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Daily Camera editorial: CU takes a bite out of bike crime

From CU Police:

The University of Colorado Boulder has seen a dramatic drop in campus bike thefts. 

The campus had 326 stolen bike cases in 2010. The number of cases dropped to 137 last year, marking a 58 percent decrease. Through May 22 this year, the campus has had 62 cases of bike theft.

The reduction in bike theft can be attributed to several arrests of repeat bike thieves, directed enforcement by patrol officers and bike safety educational efforts. In 2010, UCPD made 14 arrests and issued 6 tickets for bike theft.

The CU Police Department asks students, faculty and staff to register their bicycle’s serial number at the CU Bike Station, just east of the University Memorial Center. If your bike is ever stolen, police have a better chance of finding it by accessing a nationwide database. The Police Department also advocates the use of a high-quality U-lock. For other safety tips, please visit the UCPD website’s bike theft prevention page at

Below are excerpts from a Boulder Daily Camera editorial published on May 24, 2012.


CU takes a bite out of bike crime

Cycle thefts are down on campus

By Erika Stutzman

Posted:   05/24/2012 01:00:00 AM MDT

Bike thefts on college campuses are so common that it would be pretty unusual to meet a student on any medium- to large-sized campus who didn't know at least one person who had been a victim of it during their years on campus.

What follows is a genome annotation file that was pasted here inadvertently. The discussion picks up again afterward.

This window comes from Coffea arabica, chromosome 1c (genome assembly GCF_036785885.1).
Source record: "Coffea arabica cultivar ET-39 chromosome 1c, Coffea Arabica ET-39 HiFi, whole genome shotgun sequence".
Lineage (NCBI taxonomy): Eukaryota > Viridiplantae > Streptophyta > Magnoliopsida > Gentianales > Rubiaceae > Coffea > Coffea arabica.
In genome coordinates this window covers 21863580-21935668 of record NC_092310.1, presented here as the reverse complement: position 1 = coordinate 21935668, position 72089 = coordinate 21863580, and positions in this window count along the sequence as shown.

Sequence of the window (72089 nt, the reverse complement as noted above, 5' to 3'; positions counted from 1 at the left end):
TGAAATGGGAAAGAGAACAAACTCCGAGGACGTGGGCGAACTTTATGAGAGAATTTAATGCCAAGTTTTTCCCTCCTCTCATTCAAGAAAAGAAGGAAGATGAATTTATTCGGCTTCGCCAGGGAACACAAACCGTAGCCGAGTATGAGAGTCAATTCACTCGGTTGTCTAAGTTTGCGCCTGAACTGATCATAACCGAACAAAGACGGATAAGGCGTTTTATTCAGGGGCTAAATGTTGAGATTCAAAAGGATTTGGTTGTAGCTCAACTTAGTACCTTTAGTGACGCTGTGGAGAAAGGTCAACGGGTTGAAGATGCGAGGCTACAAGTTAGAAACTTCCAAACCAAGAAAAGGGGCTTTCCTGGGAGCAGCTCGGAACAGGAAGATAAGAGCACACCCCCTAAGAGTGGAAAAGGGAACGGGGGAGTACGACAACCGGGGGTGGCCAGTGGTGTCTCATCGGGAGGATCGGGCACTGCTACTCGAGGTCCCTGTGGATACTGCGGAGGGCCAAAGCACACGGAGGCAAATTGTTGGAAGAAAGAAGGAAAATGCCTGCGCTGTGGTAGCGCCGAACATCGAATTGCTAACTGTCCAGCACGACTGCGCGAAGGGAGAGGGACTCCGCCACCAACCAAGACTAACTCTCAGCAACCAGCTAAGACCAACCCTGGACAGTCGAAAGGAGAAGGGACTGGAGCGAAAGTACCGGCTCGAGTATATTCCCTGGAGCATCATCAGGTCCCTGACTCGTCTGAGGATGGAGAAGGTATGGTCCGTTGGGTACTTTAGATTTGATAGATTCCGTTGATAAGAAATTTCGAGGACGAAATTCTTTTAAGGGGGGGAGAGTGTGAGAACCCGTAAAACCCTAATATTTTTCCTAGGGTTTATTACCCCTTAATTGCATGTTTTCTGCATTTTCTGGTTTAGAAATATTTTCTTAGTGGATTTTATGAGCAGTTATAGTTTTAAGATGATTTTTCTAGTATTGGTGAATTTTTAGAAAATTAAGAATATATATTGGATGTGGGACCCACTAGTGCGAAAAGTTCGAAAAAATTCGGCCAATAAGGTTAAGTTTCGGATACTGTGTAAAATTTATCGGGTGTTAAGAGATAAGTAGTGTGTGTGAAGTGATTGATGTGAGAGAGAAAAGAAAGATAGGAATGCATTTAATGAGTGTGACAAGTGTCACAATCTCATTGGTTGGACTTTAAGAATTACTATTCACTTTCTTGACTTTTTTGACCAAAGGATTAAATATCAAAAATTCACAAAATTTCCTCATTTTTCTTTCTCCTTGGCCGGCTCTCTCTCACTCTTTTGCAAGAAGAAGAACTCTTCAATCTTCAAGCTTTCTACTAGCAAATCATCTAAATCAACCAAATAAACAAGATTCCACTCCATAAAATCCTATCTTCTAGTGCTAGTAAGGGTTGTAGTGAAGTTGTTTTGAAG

Hundreds of thousands of bicycles are reported stolen every year -- and since bicycles are notoriously hard to recover, many (if not most) victims don't even report the crime. Universities report that bike thefts make up the single largest segment of crime on and around campus.

… The University of Colorado Boulder Police Department arrested three students last week who were charged in bike thefts. It was probably the reported bolt cutters they had near bike racks that gave them away. But this caught our attention: Bike thefts at CU are down.

… Bikes are often very expensive and an extremely important part of the campus and city commute. For a lot of students, it's their only mode of transportation other than their own two feet. We applaud the efforts of the CU Police Department and savvy bike owners in the reduction of this type of crime.

For the full editorial, see